Random. But here is why I let you in on my fragmented little mind. This week MOPS International, a worldwide organization that reaches hundreds of thousands of mothers, ran a post I wrote about broccoli and kids and what to do in the garden and how to answer a seemingly simple dinnertime question: “Mama, where does broccoli come from?”
MOPS helps moms know we are not alone, or nearly as crazy as we may think (even if Dana Carvey songs hang out in our minds for 10+ years). They helped me survive my first months as a mother of a newborn who, truth be told, I thought about returning to the doctor and saying “hey, I think you made a mistake, this one cries way too much.” And they helped me know that I was not alone.
And I’m still not. There are already LOTS of comments on the Momology blog from moms like me, trying to help their kids learn to love the outdoors. So if you have a second, hop on over to their site. And if you leave a comment, you may just win yourself a copy of Green Mama.
Chop on! And start digging in the dirt this weekend.
If you are looking for a fun and festive way to swap stuff with folks, consider making a whole event of it. A few years ago I discovered a group that did clothing swaps for moms. Most women have a variety of shapes and sizes in their closets (from postpartum pants to the skinny jeans that will never really fit right). Rather than just keep these items sleeping on a shelf this group of women got together and made an event of swapping stuff. Here is how it can work:
Each woman brings 4-5 pieces that are at mostly in style and definitely clean. They brought jewelry and purses too. The items are dropped off at a particular time before the event. The hostess then sets up her house like a little boutique, serves up some appetizers or dessert, wine or coffee, whatever the mood. Then women show up and shop one another’s stuff. Voila!
My friend Jennifer Grant (a great writer and thinker you should know about — click here to learn about her) did this same thing with purses and handbags at her home this past winter. She used the event not only to help her gal pals savvy up their closets but to raise money for a charity she loves. For each purse/item that a woman took home, that woman could also drop into the hat a donation of $5.
So, back to that Easter Dress Challenge. If you need a way to swap some items, consider doing a children’s clothing swap. Not enough time before Easter? That may be true. But summer is coming! Consider hosting a swap night like this in your neighborhood where women bring hats and shoes, sundresses and sandals to share. It keeps us all out of the malls and helps us dress up without making a big impact on the environment.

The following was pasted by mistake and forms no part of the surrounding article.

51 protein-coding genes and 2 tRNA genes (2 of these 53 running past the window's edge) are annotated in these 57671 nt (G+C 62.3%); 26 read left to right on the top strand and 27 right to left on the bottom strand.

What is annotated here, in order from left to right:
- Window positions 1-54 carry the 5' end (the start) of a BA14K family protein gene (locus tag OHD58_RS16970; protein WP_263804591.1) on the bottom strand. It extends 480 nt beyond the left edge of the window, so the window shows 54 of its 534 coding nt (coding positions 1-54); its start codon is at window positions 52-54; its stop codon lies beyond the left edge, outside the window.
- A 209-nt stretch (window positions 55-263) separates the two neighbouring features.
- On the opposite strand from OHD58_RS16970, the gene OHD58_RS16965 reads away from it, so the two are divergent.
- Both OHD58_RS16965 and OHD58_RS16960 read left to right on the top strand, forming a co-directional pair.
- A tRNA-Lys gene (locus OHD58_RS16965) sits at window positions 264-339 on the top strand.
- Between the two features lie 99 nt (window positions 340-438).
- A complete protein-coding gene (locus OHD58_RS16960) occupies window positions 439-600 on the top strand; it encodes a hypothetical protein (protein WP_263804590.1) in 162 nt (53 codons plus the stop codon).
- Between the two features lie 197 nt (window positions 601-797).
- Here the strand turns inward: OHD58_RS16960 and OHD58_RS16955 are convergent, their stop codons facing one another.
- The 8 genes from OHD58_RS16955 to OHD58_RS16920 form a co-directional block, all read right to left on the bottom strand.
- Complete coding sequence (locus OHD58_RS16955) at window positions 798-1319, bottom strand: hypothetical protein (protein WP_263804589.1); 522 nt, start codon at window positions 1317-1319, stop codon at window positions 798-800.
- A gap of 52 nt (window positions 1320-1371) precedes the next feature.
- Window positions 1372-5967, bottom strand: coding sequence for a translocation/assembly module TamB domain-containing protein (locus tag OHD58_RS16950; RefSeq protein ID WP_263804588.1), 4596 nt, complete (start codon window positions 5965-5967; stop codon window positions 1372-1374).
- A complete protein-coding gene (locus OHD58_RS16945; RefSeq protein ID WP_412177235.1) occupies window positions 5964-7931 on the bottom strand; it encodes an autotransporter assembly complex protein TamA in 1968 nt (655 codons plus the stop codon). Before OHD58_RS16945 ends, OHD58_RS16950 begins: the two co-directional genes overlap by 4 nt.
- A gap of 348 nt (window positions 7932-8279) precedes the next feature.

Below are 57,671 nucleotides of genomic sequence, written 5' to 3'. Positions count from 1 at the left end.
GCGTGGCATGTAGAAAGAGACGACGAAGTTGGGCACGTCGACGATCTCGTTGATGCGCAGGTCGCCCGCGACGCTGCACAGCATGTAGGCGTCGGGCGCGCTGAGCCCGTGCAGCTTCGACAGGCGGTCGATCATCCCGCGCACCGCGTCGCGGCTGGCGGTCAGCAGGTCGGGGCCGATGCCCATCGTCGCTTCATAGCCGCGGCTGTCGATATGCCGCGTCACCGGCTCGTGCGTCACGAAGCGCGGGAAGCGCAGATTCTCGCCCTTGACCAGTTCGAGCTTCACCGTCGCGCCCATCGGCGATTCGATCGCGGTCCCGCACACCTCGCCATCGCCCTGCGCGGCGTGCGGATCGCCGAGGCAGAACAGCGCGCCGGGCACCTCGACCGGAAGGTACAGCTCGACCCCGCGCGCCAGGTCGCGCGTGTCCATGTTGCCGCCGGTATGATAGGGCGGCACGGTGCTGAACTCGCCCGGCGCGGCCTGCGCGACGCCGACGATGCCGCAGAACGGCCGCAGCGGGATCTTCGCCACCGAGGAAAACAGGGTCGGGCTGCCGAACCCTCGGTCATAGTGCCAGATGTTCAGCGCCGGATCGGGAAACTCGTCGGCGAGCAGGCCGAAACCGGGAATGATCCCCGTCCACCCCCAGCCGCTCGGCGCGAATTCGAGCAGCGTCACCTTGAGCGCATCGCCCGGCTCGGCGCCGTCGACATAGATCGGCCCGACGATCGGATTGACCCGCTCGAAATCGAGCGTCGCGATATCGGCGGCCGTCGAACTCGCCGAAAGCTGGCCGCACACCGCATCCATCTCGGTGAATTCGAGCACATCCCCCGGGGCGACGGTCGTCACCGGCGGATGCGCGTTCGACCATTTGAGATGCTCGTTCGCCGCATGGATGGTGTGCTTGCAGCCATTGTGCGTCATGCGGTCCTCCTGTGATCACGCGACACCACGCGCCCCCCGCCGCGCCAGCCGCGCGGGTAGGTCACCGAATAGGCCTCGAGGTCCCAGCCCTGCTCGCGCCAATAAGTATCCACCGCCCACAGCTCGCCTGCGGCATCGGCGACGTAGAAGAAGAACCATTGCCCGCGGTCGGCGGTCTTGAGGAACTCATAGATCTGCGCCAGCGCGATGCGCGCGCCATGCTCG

Giveaways for Week Five of Lent: Win fair trade, eco-friendly goodies! Just comment on the blog, Facebook or Twitter and you will be randomly entered to win some goodies.
Our Lenten give aways this week are:
1. Two stacks of sustainably harvested, hand-dyed wrapping paper created by Nepalese Women
2. Chocolate Cherry Supremes Cookie Mix (a fair trade food item by Soup of Success a job creation program in Elkhart, IN)
3. A copy of Ben Lowe’s book “Green Revolution: Coming Together to Care for Creation.” Ben is the latest staff addition to the EEN, a great organization empowering churches and organizations on caring for the earth. You can find the EEN here and Ben here
4. A leather luggage tag handmade via Bajalia, a job creation program to empower women in micro-enterprise programs around the world http://bajalia.com
One final note, a shout out to last week’s Earth Aware Lenten Journey Winner Jen! And she’s from my hometown! Always fun to pick a local gal outta the hat!
Stores are now lined with lavish Easter outfits for children. Delicious patterns, fluffy dresses for princesses, dapper suits and seersucker knickers for boys. At first glance the displays are adorable. For a short second, when I see the clothing, I imagine my children running through a sunlight field of grass, arms outstretched with shoes and cardigans that perfectly match the plaid liners of their monogrammed Easter baskets. A spring dream come true.
Insert horrible record stopping, scratching sound here.